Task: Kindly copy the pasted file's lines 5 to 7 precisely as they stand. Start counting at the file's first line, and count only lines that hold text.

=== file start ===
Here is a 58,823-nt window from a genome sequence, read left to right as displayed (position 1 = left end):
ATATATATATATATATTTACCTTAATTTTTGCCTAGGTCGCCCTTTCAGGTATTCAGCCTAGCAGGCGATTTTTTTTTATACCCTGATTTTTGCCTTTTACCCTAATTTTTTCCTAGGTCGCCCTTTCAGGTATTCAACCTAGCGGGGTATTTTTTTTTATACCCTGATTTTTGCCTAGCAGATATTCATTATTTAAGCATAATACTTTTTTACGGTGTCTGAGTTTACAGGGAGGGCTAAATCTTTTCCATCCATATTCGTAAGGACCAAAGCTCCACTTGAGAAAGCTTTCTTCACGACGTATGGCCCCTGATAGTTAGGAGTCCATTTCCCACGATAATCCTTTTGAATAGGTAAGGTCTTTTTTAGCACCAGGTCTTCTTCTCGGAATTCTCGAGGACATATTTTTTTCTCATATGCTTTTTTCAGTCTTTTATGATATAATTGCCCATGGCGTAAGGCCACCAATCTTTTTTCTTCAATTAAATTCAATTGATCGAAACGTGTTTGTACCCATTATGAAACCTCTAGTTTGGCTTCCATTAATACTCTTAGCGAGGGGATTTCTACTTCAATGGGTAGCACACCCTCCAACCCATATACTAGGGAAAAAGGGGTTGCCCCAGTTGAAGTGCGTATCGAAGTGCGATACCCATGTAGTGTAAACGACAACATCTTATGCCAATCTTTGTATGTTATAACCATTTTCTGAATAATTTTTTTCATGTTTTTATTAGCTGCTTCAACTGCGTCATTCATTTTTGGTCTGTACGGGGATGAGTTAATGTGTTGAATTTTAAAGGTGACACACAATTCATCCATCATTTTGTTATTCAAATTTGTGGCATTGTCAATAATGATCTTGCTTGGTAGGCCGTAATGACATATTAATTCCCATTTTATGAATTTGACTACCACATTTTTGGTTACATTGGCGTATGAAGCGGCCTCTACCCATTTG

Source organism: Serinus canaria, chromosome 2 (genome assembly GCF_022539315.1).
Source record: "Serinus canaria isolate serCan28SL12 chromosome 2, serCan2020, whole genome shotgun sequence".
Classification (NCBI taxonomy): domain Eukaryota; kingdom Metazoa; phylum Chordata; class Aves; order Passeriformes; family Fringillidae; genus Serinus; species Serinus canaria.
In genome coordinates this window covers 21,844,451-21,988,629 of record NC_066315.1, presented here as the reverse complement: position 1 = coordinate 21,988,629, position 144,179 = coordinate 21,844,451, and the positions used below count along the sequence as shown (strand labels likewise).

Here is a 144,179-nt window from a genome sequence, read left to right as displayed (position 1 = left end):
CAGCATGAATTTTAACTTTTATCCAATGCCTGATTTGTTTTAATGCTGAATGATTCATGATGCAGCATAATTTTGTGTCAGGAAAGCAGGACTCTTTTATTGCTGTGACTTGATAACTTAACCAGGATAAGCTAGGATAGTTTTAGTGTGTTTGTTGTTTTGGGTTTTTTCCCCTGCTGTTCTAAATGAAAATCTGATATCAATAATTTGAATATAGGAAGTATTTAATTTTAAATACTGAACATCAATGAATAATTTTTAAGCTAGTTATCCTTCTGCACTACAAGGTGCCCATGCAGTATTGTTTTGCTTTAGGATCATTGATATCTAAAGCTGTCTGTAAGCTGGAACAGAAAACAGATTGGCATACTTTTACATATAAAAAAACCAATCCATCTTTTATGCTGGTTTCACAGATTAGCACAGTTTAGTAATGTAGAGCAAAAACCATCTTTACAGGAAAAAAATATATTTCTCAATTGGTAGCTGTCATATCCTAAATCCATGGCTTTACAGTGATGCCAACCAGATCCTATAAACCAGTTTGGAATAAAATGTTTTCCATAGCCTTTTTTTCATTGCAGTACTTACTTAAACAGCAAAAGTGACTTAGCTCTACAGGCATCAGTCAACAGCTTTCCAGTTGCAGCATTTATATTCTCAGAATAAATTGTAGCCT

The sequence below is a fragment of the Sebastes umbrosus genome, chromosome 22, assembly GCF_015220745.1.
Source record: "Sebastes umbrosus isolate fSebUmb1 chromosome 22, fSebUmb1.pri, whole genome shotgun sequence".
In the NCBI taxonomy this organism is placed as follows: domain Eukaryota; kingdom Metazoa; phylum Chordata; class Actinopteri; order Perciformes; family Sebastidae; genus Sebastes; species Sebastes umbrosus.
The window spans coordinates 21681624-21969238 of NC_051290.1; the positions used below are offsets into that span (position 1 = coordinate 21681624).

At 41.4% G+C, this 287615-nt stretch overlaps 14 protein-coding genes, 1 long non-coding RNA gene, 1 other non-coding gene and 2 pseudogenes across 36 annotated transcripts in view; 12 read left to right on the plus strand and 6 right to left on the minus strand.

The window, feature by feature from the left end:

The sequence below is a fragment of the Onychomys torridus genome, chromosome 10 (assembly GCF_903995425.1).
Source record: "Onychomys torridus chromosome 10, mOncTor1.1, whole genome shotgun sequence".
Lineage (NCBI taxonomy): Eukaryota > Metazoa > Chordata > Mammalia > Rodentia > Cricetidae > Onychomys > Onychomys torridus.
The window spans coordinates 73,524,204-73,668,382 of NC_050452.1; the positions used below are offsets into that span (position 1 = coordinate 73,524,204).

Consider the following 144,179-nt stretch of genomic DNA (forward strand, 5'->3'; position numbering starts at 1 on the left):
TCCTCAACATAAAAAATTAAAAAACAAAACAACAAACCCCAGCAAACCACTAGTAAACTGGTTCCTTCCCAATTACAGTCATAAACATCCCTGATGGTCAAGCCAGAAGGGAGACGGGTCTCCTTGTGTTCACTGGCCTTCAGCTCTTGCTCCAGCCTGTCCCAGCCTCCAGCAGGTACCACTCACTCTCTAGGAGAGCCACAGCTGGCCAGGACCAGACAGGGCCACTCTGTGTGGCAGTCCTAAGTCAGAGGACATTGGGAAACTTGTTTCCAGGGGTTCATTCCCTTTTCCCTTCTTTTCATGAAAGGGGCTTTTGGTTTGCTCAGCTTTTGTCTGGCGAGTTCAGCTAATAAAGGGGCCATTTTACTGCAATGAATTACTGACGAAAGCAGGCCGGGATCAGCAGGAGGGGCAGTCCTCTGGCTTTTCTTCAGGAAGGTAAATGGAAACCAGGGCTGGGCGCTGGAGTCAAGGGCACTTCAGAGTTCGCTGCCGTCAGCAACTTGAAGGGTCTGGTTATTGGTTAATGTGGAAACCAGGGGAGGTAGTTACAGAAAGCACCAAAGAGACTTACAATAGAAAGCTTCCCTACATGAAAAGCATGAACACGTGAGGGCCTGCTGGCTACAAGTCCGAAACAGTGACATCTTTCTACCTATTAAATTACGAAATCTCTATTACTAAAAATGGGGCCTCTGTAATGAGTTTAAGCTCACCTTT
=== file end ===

Classification (NCBI taxonomy): domain Eukaryota; kingdom Metazoa; phylum Chordata; class Aves; order Passeriformes; family Fringillidae; genus Serinus; species Serinus canaria.
In genome coordinates this window covers 21,844,451-21,988,629 of record NC_066315.1, presented here as the reverse complement: position 1 = coordinate 21,988,629, position 144,179 = coordinate 21,844,451, and the positions used below count along the sequence as shown (strand labels likewise).

Here is a 144,179-nt window from a genome sequence, read left to right as displayed (position 1 = left end):